Irish Government signs up to robbery of African fishing rights, 2006
In an act of gross hypocrisy the Irish Government last week signed up to a deal between the EU and Morocco to rob the fishing rights of the people of Western Sahara - a nation occupied by Morocco - while at the same time issuing a statement claiming to support the right of the people of Western Sahara to self-determination. An Problacht, 1 June 2006.
In an act of gross hypocrisy the Irish Government last week signed up to a deal between the EU and Morocco to rob the fishing rights of the people of Western Sahara - a nation occupied by Morocco - while at the same time issuing a statement claiming to support the right of the people of Western Sahara to self-determination.
The dirty deal between the EU and the occupying power was co-signed by Irish Fisheries Minister John Browne on 22 May. It means that from 1 July fishing fleets from Ireland, Spain, France and other EU states will be able to plunder the waters of Western Sahara of even larger quantities of fish. Fishing is a lifeline for the indigenous people of this coastal nation where communities use small traditional sailing craft. Now more giant factory vessels from the EU will be able to enter these waters and 'hoover' up thousands of tonnes of fish, leaving little or nothing for the native people.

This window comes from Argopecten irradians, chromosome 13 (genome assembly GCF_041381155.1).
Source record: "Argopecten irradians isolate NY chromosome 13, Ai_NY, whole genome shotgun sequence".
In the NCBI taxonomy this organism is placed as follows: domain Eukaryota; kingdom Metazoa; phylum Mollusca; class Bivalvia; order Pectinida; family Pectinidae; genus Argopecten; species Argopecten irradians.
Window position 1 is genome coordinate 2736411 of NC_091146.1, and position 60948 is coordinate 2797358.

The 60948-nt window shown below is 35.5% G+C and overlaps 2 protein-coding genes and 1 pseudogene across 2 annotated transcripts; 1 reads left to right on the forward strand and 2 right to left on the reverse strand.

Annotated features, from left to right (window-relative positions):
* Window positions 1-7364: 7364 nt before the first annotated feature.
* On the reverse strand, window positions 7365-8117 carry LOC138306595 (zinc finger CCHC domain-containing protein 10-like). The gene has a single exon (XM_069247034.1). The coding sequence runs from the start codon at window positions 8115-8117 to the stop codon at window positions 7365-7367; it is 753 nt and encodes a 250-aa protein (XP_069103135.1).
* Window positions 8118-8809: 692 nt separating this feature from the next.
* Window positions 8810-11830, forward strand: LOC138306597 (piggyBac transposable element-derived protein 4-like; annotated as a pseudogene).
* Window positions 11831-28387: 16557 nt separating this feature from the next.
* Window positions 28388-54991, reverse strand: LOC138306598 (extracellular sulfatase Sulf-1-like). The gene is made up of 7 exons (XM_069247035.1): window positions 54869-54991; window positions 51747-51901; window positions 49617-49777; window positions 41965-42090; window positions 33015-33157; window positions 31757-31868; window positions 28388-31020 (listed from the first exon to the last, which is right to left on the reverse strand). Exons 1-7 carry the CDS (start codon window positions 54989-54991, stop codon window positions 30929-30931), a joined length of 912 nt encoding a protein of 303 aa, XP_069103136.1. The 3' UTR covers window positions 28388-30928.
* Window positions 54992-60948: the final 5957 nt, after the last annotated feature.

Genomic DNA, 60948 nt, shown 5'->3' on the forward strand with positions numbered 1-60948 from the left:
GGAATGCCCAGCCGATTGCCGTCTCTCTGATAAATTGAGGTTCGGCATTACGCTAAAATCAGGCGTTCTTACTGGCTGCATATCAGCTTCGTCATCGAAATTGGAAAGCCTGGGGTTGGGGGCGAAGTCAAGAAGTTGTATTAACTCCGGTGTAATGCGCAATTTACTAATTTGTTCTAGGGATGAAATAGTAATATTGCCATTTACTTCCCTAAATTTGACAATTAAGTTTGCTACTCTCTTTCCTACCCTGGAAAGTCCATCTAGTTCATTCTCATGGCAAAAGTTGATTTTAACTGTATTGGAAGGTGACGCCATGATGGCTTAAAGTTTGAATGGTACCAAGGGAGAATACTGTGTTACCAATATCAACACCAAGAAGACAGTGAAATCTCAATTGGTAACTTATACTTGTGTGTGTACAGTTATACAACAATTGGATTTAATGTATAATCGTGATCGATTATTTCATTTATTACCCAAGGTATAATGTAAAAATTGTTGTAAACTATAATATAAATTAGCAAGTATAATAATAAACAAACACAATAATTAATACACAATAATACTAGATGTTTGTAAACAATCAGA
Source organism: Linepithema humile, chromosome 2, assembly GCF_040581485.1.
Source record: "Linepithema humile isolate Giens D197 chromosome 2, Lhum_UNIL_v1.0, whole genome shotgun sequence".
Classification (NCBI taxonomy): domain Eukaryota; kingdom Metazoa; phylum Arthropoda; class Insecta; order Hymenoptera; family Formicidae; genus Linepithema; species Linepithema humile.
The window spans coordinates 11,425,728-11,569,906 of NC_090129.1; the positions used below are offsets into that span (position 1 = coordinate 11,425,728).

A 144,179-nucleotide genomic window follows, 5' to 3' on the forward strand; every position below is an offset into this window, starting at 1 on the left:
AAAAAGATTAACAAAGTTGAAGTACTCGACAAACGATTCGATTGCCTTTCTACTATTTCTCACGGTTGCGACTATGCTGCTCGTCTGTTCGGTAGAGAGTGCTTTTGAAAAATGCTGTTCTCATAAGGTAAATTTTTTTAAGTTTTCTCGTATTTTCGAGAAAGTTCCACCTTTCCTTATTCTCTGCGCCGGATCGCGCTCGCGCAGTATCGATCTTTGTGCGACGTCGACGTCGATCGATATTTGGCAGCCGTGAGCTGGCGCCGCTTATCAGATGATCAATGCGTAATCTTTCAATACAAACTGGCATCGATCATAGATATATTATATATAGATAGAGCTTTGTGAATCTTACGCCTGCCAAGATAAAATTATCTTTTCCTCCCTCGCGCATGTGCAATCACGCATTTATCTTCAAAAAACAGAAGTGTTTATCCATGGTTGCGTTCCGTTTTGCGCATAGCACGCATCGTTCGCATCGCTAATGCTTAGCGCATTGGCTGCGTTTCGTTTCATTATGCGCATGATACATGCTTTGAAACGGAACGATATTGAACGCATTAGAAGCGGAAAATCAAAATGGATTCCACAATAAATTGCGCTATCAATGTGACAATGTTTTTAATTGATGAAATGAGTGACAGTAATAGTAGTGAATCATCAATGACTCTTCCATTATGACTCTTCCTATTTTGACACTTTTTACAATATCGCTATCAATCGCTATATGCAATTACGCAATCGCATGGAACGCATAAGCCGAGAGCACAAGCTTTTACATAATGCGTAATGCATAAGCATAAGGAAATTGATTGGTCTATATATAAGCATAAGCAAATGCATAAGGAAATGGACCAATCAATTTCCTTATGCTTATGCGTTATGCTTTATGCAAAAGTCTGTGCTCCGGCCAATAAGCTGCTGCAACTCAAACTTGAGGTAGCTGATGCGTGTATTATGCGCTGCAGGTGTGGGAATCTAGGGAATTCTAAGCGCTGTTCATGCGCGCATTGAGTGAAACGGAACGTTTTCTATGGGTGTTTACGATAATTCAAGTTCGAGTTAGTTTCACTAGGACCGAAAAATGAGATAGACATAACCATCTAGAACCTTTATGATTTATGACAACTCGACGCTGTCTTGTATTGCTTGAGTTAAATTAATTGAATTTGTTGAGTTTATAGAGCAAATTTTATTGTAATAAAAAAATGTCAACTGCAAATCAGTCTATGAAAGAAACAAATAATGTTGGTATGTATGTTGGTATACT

Since 1975 the right to national self-determination of the nomadic people of Western Sahara, the Sahrawi, has been recognised by the International Court of Justice. Their liberation movement, Polisario, fought a guerrilla campaign against Morocco from 1973 until 1991 when there was a ceasefire. But Morocco has refused to cede independence or allow a referendum.
Sinn Féin Dáil leader Caoimhghín Ó Caoláin raised this issue in the Dáil on 24 May. He said the decision was shameful as was "the hypocritical representation subsequently whereby the Government affirmed our continuing recognition of the rights of the people of Western Sahara". He called for the agreement to be brought before the Dáil for debate.
Articles may not be reproduced without the consent of An Phoblacht. For further information, please contact firstname.lastname@example.org
Morocco occupies the major part of its neighbouring country, Western Sahara. Entering into business deals with Moroccan companies or authorities in the occupied territories gives an impression of political legitimacy to the occupation. It also gives job opportunities to Moroccan settlers and income to the Moroccan government. Western Sahara Resource Watch demands foreign companies leave Western Sahara until a solution to the conflict is found.
At COP22, beware of what you read about Morocco’s renewable energy efforts. An increasing part of the projects take place in the occupied territory of Western Sahara and is used for mineral plunder, new WSRW report documents.
Big oil’s interest in occupied Western Sahara has taken a dramatic turn for the worse. Some companies are now drilling, in complete disregard of international law and the Saharawi people’s rights. Here’s what you need to know.